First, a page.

Follow a stream or river on Long Island and you will undoubtedly run across a dam or two. Beaver Lake is a result of a dam. Two streams run into Beaver Lake: Kaintuck Creek and Beaver Brook. Kaintuck has at least two dams on it of which I am aware. There are probably more. On Beaver Brook there is one at Frost Mill Road (Lower Francis Pond), the dam at Upper Francis Pond, and one more at the intersection of Oyster Bay Road and Beaver Brook. Among the tiny tributaries that feed into Beaver Brook within the Shu Swamp Nature Preserve there are three and possibly more that are on private property. So that’s a grand total of nine dams for a fairly small watershed! Now think about not just one watershed on Long Island, but the entire island, and even further, the entire US:
A few months I wrote a post (A Dysfunctional Chain of Being: Swans, Canada Geese, Snapping Turtles and Raccoons) that was in part about the invasive swan controversy. I have been sympathetic to the recent efforts to eliminate swans from New York due to their potential to cause serious harm to aquatic habitats and their aggressive nature towards other nesting aquatic waterfowl. You see, my opinion is shaped by a scientific consideration of the facts, unlike those people who are guided by an emotional attachment to a beautiful animal, right?
Well I came face to face with my superior sense of rationality yesterday when I discovered a very sick cygnet at Shu Swamp.
Cygnet at Shu Swamp
Right before catching the swan
I transported the swan in a cooler to Volunteers for Wildlife.
I had just finished changing the batteries at the LIRR bridge antenna and was on my way back when I spied the distressed swan. I had seen the parents leave the pond just moments ago, which I found odd since as far as I know swan parents don’t leave their babies. When I approached the cygnet it was clear that something was wrong, although I could see no visible wounds. It was just so listless.
Whatever my feelings about general ecological destructiveness of swans, I wasn’t going to let this helpless animal suffer. Fortunately, Volunteers for Wildlife, a wildlife rehabilitation center, is located at nearby Bailey Arboretum. With the help of a family visiting the preserve, I threw a rain poncho over the cygnet and then picked it up and placed it in a cooler I had in my car. Five minutes later I dropped him off at Bailey. I found out today that the swan has a deep laceration in its foot (although I never saw any blood) and is on its way to the vet to have it checked out. Whatever happens I am sure the Volunteers will do the right thing and at the very least this poor creature won’t suffer.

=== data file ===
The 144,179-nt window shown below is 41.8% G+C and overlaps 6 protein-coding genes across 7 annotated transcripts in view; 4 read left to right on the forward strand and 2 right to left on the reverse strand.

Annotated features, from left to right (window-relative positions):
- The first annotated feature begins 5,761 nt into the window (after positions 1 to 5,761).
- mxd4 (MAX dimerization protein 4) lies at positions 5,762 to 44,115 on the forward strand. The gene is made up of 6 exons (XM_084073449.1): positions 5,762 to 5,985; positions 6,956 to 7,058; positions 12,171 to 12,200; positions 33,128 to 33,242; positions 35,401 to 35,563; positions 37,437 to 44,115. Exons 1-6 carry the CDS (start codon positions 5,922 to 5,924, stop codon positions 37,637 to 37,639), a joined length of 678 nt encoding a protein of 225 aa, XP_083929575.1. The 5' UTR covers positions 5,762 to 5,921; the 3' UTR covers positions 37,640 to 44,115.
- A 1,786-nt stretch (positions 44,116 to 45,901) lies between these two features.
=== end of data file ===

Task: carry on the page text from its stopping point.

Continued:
I have updated the water temperature page under environmental data with the most recent temperature data. Seven temperature data loggers have been in place since May 2012. I added temperature profile graphs for each season such as this one showing summer 2012 temperatures:
Monday might have been a beautiful day but for the rest of the week we got clobbered with torrential downpours. Mill Neck recorded almost 4 inches. This is what happens to Shu Swamp and Beaver Lake when it takes on all that extra water.
Water levels reached the bottom of the job box which contains our tag detection/data logging equipment. Fortunately the equipment was nice and dry but we may have to do some adjustments to the position of the antenna (you can barely see it underwater in the beginning of the video).
The first part of the second video was taken at the downstream footbridge near the parking lot. It looks like the water level had been several inches higher. The second part of the video is a natural dam well upstream and not too far from the Frost Mill dam.
I came across a nice article by John Field that appeared recently in Fly Fisherman magazine, “Long Island Fly Fishing Triangle”, on the three most “trout-fishable” rivers on Long Island: Carmans, Nissequogue, and Connetquot. All three of these rivers host wild Brookies as well as stocked Brookies, Browns, and Rainbows.
Long Island Trout Unlimited will be surveying Beaver Brook in Shu Swamp Nature Preserve on May 4 from 9 – 12. The survey involves a certified procedure called a Stream Visual Assessment Protocol. Briefly, sections of a stream are rated for water quality, invertebrate quality, attractiveness to fish, and hydrological characteristics. A higher rating is indicative of a stream attractive to trout and other fish species.
I have just started corresponding with the teachers involved in TITC in this district. As the article mentions, they hope to get involved in radiotagging brook trout for release in Peconic River if they can get some funds for tags. I have offered to help with surgery, equipment, and training.
The arrows point to the two geese I saw inhabiting the nest this morning. Are they actually going to nest here? If they do how will the hatchlings ever get out? These geese haven’t really thought this through!
That’s an osprey nest about 20-30 feet up a tree on an island in the middle of Upper Francis Pond. The arrow is pointing to a Canada Goose. Sorry for the image quality but I took this with my camera phone quite a distance away. The same thing happened last spring! There have been ospreys interested in this nest but then this goose shows up and the ospreys seem to disappear. How does a goose even manage to land in tree nest?